What a year – 2020!

When 2020 was around the corner, I thought that it sounded like a great year. I love even numbers, and the metaphor of ‘2020 vision’ seemed obvious! But then we began the year with the Australian bushfires, followed soon after by COVID-19.

It has turned out to be an extremely challenging year. This year my blogs have been about disasters. I feel for all of those affected by COVID-19, either being unwell, losing employment or experiencing the loss of loved ones.

But humans are resilient creatures, and so far we have done our best to adapt to the necessary changes. And in the community, there have been helping hands offered, as well as kindness and support.

We need to keep this support going, especially for those whose physical or mental health and wellbeing has been impacted.

Mental health impacts of COVID-19

Mental health has been reported to be ‘second wave of the pandemic’, with calls for coordinated response to the increase in long-term mental health problems (Noyes, April, 2020).

Earlier this year, Professor Patrick McGorry said that most Australians will bounce back (but) a significant number would find it harder: “One third of Australians vulnerable or already have mental health problems, and in this sort of situation, are at great risk of (experiencing) a new episode. We know from previous disasters that at least 20% of the population will be at risk of that” (Willis, April, 2020).

Studies are underway, and so far the rise in stress, anxiety and depression has been reported to be between 13 and 21% (Mannix, June, 2020). Beyond Blue have had a large increase in hits on their forum site, and Lifeline has had a 25% increase in calls.

Our mental health has been impacted by the significant stress and anxiety related to COVID-19, generated by change and uncertainty. Our sense of identity and meaning has been challenged, and many have experienced loss and grief.

However, many have found reserves of strength and courage to cope. Humans are adaptable.

Positive coping

Some positive ways to cope and adapt have included:

  • Focussing on being rather than doing.
  • Reconnecting with family members.
  • Enjoying the garden or getting out into nature.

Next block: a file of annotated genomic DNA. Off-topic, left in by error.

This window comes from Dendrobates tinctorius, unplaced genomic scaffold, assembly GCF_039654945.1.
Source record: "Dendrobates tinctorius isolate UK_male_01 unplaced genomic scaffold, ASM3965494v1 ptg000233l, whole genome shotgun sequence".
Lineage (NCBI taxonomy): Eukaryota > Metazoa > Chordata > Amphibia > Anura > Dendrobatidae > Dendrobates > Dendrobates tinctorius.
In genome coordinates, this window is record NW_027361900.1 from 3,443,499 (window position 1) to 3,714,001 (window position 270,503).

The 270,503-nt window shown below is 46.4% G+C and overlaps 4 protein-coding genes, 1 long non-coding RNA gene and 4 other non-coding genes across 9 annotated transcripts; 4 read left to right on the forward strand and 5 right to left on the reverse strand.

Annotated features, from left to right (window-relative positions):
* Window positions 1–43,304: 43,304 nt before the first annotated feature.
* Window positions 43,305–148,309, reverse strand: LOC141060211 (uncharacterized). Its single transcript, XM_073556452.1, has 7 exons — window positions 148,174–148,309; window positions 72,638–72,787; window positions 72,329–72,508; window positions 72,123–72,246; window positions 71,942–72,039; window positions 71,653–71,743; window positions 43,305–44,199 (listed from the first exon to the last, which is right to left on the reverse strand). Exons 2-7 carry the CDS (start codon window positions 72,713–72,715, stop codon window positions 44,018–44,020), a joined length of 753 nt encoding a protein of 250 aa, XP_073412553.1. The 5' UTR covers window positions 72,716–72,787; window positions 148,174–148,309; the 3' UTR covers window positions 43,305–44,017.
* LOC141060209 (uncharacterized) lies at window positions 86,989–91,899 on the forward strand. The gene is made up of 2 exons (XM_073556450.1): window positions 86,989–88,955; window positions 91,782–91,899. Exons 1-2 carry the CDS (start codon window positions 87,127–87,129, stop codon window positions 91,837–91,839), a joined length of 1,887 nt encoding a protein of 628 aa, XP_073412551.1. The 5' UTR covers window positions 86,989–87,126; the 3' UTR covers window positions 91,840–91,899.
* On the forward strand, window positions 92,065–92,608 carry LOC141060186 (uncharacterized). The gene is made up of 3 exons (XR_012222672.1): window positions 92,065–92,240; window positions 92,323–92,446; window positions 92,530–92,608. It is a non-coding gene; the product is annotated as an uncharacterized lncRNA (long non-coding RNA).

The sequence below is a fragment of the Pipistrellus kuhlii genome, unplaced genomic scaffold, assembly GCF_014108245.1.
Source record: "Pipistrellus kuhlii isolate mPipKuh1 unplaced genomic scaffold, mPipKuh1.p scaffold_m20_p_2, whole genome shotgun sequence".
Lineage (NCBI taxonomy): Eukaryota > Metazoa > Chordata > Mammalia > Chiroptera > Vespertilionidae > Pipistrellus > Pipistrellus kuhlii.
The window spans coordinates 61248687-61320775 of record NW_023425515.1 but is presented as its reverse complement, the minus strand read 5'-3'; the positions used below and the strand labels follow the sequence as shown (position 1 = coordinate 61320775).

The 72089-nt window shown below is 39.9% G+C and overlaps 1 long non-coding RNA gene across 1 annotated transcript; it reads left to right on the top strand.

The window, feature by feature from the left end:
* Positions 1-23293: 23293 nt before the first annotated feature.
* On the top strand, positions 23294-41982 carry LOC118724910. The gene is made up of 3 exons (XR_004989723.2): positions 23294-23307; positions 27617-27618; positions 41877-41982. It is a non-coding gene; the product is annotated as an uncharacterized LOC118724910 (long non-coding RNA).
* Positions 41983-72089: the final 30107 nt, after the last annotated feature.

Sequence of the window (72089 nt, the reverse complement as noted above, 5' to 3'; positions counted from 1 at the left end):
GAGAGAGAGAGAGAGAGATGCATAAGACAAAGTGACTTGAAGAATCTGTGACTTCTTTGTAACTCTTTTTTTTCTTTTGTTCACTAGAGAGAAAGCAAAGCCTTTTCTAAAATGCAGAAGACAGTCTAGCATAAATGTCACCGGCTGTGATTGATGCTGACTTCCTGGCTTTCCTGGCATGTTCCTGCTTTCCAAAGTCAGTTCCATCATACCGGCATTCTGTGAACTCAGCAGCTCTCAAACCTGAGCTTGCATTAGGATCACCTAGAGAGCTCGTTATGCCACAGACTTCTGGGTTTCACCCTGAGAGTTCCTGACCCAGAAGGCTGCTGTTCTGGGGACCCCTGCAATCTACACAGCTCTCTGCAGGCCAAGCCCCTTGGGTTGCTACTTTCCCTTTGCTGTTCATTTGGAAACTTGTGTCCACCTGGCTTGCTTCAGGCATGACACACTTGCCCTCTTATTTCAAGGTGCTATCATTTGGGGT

• Slowing down, e.g. reducing commitments, working from home.
  • Being grateful for your health, health workers, your family, hobbies or pets …
  • Taking time to review life and what is important.
  • Reviewing occupation and purpose.
  • Considering COVID19 as an opportunity to reset life!

Questions to consider

It may be helpful to consider some of these questions in the last few months of 2020?

  • What changes have you experienced (bad/good) during COVID-19?
  • What has been most challenging? Most enlightening?
  • What opportunities has this journey given you?
  • Have you re-evaluated what is important to you in life (your values)?
  • What changes to do you want to maintain beyond COVID-19?
  • What aspects of your past life do you want to return to, or not return to?
  • Have you already made some significant decisions about your future? What are they, and how do they feel?

So let’s wind back to the start of this blog!

What if 2020 does turn out to be a very important year, the year to change many things for the better? Maybe it has been a year for personal growth, or for improving how we look after everyone in our community?

Above all, we need to remain caring, resilient and hopeful, and get through this together!

New online program

Please check out our online program; “How to cope with uncertainty and anxiety, and go beyond COVID-19”.

See the home page: www.drcatehowell.com.au for more information, and we hope that you can join us!

Useful Resources


Mannix, L Here comes the COVID-19 mental health surge; retrieved from wwwsmh.com.au/national/ on 20th August 2020.

Noyes, J. April, 2020. Australia urged to plan for coronavirus mental illness wave; retrieved from www.smh.com.au/national/

Willis, O. Mental health toll of coronavirus to create ‘second wave’ of pandemic, experts warn; retrieved from www.abc.net.au/news/health/2020-04-30

Contact Dr Cate

If you would like to speak with me, please contact me via phone, email or the website.

I look forward to talking with you about mental health and wellbeing education, coaching, speaking or writing.


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